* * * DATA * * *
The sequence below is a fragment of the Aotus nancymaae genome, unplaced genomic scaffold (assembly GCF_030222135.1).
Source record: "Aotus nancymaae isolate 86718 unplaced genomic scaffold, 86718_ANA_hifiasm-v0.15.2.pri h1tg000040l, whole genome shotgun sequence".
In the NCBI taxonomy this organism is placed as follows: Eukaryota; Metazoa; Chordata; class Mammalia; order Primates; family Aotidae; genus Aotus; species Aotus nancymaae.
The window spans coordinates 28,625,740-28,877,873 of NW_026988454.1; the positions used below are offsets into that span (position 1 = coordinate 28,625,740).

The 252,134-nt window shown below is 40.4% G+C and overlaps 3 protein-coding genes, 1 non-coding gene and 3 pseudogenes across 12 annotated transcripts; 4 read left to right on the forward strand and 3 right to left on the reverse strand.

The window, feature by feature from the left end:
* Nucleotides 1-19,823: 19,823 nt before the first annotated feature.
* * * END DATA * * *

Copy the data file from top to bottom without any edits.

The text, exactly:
The sequence below is a fragment of the Aotus nancymaae genome, unplaced genomic scaffold (assembly GCF_030222135.1).
Source record: "Aotus nancymaae isolate 86718 unplaced genomic scaffold, 86718_ANA_hifiasm-v0.15.2.pri h1tg000040l, whole genome shotgun sequence".
In the NCBI taxonomy this organism is placed as follows: Eukaryota; Metazoa; Chordata; class Mammalia; order Primates; family Aotidae; genus Aotus; species Aotus nancymaae.
The window spans coordinates 28,625,740-28,877,873 of NW_026988454.1; the positions used below are offsets into that span (position 1 = coordinate 28,625,740).

The 252,134-nt window shown below is 40.4% G+C and overlaps 3 protein-coding genes, 1 non-coding gene and 3 pseudogenes across 12 annotated transcripts; 4 read left to right on the forward strand and 3 right to left on the reverse strand.

The window, feature by feature from the left end:
* Nucleotides 1-19,823: 19,823 nt before the first annotated feature.